Major Ridge once executed a chief for an act of much more doubtful
atrocity than that for which he now fell. In 180fi, the noted orator DOUBLE-
HEAD was charged, with others, with the important business of making a
treaty, at Tellico, with the United States, for a tract of land to accommodate
the seat of government of Tennessee, and for "the first island in the Ten-
nessee, above the mouth of Clinch." In this business, Chuquacuttague, or
Doublehiad, was charged with bribery; yet nothing was clone about it by
the nation, and he went unpunished; but in 1817 he was again guilty, and
was followed by Major Ridge and others, and in the tavern of one M'lutosii,
in the evening, was fallen upon and shot by the hand of Ridge. He escaped
with a desperate wound, and was for a short time secreted in a neighboring
dwelling, but his pursuers found him, and an Indian named Saunders, one of
Ridge's company, sunk his tomahawk into his head, which finished the exe-
cution. This was near the agency in Calhoun. Doublehead had himself
killed a man in his way thither, for charging him with the crime for which
he suffered. This execution is mentioned to show that Ridge was well
aware that he had forfeited his life by what he had done at New Echota.


XVII. /^


THE SEMI.VOI-E WAR RESUMED Further account of the causes of the war Nu-
merous cases of gross imposition Bad conduct of government officers A new
treatij of removal urged 4 deputation visits the ii'cst Their report Another treaty
Speeches of the chiefs Examination of the policy of the government, relative to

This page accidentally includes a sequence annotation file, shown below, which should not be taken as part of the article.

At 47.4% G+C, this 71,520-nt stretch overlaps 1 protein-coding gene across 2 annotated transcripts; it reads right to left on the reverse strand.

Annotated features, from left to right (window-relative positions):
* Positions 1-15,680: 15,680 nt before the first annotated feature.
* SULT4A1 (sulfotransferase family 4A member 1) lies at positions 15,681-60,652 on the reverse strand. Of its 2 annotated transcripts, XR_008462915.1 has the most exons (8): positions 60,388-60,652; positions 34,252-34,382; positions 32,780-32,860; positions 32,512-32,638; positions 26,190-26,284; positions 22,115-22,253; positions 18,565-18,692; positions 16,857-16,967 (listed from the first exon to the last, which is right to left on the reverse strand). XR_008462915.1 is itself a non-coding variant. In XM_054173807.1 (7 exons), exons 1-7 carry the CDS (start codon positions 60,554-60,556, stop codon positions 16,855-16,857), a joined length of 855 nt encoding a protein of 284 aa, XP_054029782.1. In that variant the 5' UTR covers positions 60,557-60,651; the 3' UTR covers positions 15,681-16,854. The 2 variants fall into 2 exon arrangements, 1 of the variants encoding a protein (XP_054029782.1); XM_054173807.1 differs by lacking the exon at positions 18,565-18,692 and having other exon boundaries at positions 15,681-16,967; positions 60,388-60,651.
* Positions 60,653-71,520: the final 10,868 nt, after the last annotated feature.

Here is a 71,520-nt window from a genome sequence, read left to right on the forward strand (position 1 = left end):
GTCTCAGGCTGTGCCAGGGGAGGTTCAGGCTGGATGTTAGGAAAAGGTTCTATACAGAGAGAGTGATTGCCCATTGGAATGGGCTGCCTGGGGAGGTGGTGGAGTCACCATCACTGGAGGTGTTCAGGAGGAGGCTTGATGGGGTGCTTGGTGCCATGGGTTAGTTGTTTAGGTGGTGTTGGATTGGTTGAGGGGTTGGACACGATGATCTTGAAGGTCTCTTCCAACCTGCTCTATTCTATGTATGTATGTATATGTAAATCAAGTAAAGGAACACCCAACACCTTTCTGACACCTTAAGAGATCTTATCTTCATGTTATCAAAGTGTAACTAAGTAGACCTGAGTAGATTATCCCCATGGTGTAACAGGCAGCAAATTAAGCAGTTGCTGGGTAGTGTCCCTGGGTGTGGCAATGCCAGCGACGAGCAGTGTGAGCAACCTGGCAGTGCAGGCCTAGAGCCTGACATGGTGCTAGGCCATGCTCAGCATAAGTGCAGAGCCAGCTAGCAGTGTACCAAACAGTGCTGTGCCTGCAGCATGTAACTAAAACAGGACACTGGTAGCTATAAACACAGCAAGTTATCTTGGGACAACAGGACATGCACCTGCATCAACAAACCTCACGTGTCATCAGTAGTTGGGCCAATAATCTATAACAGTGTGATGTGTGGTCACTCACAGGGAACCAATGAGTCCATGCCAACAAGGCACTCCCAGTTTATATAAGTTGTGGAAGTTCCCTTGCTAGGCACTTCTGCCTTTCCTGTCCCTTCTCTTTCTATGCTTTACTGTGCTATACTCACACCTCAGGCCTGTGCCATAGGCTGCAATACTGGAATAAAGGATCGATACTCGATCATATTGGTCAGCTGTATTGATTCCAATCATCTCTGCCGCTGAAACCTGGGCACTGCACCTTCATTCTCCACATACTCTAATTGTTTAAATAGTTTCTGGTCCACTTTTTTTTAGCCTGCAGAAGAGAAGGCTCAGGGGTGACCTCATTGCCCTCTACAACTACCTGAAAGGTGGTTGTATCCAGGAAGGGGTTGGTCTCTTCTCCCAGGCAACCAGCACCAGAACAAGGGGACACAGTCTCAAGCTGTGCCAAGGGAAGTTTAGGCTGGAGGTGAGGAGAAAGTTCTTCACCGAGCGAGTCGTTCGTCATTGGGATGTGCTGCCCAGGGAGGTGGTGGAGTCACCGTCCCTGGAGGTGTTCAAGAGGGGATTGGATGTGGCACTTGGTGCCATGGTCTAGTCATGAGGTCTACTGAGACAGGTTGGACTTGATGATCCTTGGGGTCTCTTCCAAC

a removal of the Indians Character of borderers Review of the manner treaties
of sale icere procured The president angry at the Indians presumption Barbarous
treatment of thrte Mickasaukies.

" Let them come with the pipe ; we will tread it to dust,
And our arrows of war sh;ill ne'er moulder with rust;
L"t them come with their hosts ; to the desert we'll flee,
And the drought and the famine our helpers shall be." FIRE.

THE events of the Seminole war have astonished all to whom the knowl-
edge of them has extended. And the astonishment has been as varied as
the wilds of Florida are represented, by those whose misfortune it has been
to serve there against their fellow-men. As this war progressed, we wrote
down its events in detail, as we have long been wont to do of all occurrences
relating to the Indians, but from the conflicting statements, purporting to be
from the theatre of their enactment, great difficulty was experienced in
arriving at facts and dates.

Nobody could have been much surprised that a war in Florida should
break out, if they were at all acquainted with the circumstances which caused
it, nor could they have been much surprised, that a hundred men in the midst
of the Indian country should have been beset and slain, leaving none to carry